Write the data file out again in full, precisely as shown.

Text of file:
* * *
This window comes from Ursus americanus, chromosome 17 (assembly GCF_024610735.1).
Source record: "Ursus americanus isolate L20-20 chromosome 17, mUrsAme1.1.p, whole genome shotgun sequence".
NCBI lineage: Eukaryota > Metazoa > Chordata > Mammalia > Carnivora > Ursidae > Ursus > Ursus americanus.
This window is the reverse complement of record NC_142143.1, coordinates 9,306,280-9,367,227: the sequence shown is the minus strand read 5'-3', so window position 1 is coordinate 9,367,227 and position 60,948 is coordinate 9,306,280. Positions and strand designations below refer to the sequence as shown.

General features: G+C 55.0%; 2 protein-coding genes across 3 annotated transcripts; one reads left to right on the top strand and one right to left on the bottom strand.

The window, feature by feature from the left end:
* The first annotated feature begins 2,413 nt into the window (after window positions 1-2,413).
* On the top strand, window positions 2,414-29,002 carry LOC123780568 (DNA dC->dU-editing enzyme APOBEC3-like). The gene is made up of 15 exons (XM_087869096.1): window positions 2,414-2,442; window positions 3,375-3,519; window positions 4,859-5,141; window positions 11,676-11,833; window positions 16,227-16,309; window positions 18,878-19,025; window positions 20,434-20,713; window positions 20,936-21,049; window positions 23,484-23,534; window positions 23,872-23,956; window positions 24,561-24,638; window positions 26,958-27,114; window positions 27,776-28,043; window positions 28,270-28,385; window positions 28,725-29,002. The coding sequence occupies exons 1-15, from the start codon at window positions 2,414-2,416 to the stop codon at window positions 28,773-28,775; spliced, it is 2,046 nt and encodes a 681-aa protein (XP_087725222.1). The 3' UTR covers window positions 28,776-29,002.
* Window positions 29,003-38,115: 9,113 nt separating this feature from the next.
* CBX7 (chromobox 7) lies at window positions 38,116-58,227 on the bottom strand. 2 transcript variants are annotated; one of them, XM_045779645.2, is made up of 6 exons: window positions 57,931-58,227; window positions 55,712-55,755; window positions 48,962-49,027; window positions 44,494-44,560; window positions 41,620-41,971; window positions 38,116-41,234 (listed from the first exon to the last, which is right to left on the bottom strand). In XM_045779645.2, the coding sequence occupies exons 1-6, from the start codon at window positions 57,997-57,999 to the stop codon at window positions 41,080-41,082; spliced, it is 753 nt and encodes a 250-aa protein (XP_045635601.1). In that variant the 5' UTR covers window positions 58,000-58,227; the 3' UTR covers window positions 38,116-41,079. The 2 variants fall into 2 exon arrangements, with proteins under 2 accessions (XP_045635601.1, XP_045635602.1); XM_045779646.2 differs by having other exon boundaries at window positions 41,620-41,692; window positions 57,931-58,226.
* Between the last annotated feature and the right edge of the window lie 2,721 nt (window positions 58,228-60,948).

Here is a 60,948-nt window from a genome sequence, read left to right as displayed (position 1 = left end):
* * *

This window comes from Ursus americanus, chromosome 17 (assembly GCF_024610735.1).
Source record: "Ursus americanus isolate L20-20 chromosome 17, mUrsAme1.1.p, whole genome shotgun sequence".
NCBI lineage: Eukaryota > Metazoa > Chordata > Mammalia > Carnivora > Ursidae > Ursus > Ursus americanus.
This window is the reverse complement of record NC_142143.1, coordinates 9,306,280-9,367,227: the sequence shown is the minus strand read 5'-3', so window position 1 is coordinate 9,367,227 and position 60,948 is coordinate 9,306,280. Positions and strand designations below refer to the sequence as shown.

General features: G+C 55.0%; 2 protein-coding genes across 3 annotated transcripts; one reads left to right on the top strand and one right to left on the bottom strand.

The window, feature by feature from the left end:
* The first annotated feature begins 2,413 nt into the window (after window positions 1-2,413).
* On the top strand, window positions 2,414-29,002 carry LOC123780568 (DNA dC->dU-editing enzyme APOBEC3-like). The gene is made up of 15 exons (XM_087869096.1): window positions 2,414-2,442; window positions 3,375-3,519; window positions 4,859-5,141; window positions 11,676-11,833; window positions 16,227-16,309; window positions 18,878-19,025; window positions 20,434-20,713; window positions 20,936-21,049; window positions 23,484-23,534; window positions 23,872-23,956; window positions 24,561-24,638; window positions 26,958-27,114; window positions 27,776-28,043; window positions 28,270-28,385; window positions 28,725-29,002. The coding sequence occupies exons 1-15, from the start codon at window positions 2,414-2,416 to the stop codon at window positions 28,773-28,775; spliced, it is 2,046 nt and encodes a 681-aa protein (XP_087725222.1). The 3' UTR covers window positions 28,776-29,002.
* Window positions 29,003-38,115: 9,113 nt separating this feature from the next.
* CBX7 (chromobox 7) lies at window positions 38,116-58,227 on the bottom strand. 2 transcript variants are annotated; one of them, XM_045779645.2, is made up of 6 exons: window positions 57,931-58,227; window positions 55,712-55,755; window positions 48,962-49,027; window positions 44,494-44,560; window positions 41,620-41,971; window positions 38,116-41,234 (listed from the first exon to the last, which is right to left on the bottom strand). In XM_045779645.2, the coding sequence occupies exons 1-6, from the start codon at window positions 57,997-57,999 to the stop codon at window positions 41,080-41,082; spliced, it is 753 nt and encodes a 250-aa protein (XP_045635601.1). In that variant the 5' UTR covers window positions 58,000-58,227; the 3' UTR covers window positions 38,116-41,079. The 2 variants fall into 2 exon arrangements, with proteins under 2 accessions (XP_045635601.1, XP_045635602.1); XM_045779646.2 differs by having other exon boundaries at window positions 41,620-41,692; window positions 57,931-58,226.
* Between the last annotated feature and the right edge of the window lie 2,721 nt (window positions 58,228-60,948).

Here is a 60,948-nt window from a genome sequence, read left to right as displayed (position 1 = left end):